Group show. On show David Finn, Naomi Grossman, Alex Pimienta and Eric Rhein. Figurative works, sculptures and more. Animals and plant material as inspiration but with dramatically different results, gothic architectural structure with contemporary models.
David Finn and Naomi Grossman work figuratively. Anyone who ever worked in an office or un-bent a wire paper-clip can relate to Finn's use of paper-clips yet the artist skill brings this to a level that belies the simple material. His figures are solidly drawn in wire, standing as firm as marble sculpture. Grossman not only draws her female figures in wire, she twists and bends the wire into words and phrases, that are like whisper thoughts or feelings about ones self. Elise Siegel's sculptures made of wire mesh, modeling paste and wire, resemble various female garments.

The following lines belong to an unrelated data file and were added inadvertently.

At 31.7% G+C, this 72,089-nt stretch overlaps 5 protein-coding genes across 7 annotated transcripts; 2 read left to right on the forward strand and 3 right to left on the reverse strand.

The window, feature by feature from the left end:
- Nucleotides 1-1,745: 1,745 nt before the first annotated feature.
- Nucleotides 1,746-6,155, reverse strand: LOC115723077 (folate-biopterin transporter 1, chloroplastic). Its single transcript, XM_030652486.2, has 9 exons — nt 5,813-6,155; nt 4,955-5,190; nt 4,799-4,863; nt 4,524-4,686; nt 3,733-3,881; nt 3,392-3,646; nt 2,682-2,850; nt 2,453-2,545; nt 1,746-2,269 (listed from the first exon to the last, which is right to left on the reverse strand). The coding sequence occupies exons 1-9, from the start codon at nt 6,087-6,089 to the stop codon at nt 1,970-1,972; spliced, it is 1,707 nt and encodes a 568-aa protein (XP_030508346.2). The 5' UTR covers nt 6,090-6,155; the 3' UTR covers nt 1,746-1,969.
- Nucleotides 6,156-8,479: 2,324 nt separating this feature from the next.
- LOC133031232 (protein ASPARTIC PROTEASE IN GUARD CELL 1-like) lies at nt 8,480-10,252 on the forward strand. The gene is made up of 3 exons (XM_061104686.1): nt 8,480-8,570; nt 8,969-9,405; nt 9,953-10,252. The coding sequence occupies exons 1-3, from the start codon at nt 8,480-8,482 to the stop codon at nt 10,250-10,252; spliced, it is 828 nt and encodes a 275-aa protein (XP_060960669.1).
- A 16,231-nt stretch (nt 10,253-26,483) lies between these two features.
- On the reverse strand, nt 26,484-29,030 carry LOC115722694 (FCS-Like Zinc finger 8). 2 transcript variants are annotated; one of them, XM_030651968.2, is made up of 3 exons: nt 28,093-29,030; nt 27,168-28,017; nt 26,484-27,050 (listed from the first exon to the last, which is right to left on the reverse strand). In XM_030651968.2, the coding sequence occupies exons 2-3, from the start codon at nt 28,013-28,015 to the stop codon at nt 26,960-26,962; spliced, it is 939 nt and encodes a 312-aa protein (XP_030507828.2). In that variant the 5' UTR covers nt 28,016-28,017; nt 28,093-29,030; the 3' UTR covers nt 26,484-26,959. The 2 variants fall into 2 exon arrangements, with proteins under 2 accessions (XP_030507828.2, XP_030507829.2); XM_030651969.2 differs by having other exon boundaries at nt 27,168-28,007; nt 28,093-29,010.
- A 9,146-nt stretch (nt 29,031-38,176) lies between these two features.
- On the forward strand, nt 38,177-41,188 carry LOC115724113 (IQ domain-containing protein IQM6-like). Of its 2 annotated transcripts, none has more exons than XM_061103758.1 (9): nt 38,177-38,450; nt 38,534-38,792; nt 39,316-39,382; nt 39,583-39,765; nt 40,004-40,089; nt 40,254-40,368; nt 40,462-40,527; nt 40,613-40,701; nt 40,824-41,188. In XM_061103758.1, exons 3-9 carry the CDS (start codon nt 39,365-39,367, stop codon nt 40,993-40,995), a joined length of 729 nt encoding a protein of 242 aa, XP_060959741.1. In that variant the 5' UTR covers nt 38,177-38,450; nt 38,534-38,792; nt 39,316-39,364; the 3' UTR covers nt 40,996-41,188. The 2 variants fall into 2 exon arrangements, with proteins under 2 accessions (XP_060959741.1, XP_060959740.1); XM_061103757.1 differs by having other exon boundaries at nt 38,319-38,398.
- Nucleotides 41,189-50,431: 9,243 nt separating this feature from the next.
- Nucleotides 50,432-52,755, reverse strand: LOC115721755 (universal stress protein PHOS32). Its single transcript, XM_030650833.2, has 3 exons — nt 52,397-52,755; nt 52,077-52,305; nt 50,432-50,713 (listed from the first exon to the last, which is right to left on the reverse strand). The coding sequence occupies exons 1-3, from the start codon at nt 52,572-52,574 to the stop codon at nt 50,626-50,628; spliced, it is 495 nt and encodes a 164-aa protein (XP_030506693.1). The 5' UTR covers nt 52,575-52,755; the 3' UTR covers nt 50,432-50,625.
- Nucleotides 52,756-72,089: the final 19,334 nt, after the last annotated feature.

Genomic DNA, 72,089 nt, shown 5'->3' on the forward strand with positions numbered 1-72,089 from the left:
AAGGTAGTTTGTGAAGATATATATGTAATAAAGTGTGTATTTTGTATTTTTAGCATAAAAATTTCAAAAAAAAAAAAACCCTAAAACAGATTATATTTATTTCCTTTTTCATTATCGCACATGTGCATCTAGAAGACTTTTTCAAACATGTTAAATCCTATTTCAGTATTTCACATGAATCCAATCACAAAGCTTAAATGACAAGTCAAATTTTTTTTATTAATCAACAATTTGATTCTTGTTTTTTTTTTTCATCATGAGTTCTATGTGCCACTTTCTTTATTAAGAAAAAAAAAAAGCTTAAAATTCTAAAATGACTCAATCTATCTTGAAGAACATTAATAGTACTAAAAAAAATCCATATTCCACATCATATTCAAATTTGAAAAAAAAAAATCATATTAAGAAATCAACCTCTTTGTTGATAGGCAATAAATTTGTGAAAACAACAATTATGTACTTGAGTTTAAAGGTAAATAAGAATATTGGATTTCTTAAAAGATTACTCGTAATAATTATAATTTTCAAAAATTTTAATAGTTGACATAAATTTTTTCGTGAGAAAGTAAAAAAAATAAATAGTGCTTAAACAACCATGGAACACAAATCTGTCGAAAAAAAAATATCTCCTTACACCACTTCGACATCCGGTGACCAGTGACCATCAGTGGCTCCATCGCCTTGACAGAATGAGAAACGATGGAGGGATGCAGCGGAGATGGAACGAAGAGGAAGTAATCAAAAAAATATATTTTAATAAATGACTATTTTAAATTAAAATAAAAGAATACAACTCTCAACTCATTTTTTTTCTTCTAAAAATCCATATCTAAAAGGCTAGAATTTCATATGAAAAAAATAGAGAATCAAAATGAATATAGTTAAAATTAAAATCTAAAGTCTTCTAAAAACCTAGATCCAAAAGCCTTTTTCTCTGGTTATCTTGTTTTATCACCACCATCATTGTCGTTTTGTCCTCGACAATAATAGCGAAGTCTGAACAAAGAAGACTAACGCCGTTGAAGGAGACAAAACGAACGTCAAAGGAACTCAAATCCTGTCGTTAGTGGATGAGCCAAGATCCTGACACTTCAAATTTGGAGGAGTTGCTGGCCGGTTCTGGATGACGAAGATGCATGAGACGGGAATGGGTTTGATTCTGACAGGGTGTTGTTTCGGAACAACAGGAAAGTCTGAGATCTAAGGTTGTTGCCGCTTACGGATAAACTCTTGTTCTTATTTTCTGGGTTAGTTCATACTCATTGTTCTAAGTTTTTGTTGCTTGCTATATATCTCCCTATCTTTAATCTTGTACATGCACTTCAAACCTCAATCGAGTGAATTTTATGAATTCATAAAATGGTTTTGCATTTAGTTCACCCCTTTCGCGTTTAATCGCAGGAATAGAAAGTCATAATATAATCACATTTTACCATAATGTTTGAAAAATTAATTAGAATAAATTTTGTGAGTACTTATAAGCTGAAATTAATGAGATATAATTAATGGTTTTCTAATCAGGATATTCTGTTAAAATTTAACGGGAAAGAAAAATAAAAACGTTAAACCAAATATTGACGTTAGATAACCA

Her tutus, pinafores, skirts, and aprons act as surrogates for the body, and blur the line between clothing and actual body and skin. Alex Pimienta and Eric Rhein both use animals and plant material as inspiration but with dramatically different results. Pimienta's small sculptures are obsessive tangles of wires, lines within lines building the form while Rhein's are delicate contours almost as fragile as the shadows created behind the wire. Both Nancy Koenigsberg and Joyce Goodman build 3-dimensional structures by knitting or weaving fine-gauge wire. Each creates large yet intimate expressions that explore the ambiguities between inside and outside. Delicate and seemingly organic Moonelis' sculpture is a fusion of gothic architectural structure with contemporary models for our expanding universe.
Educational Alliance/ Ernest Rubenstein Gallery
197 East Broadway - New York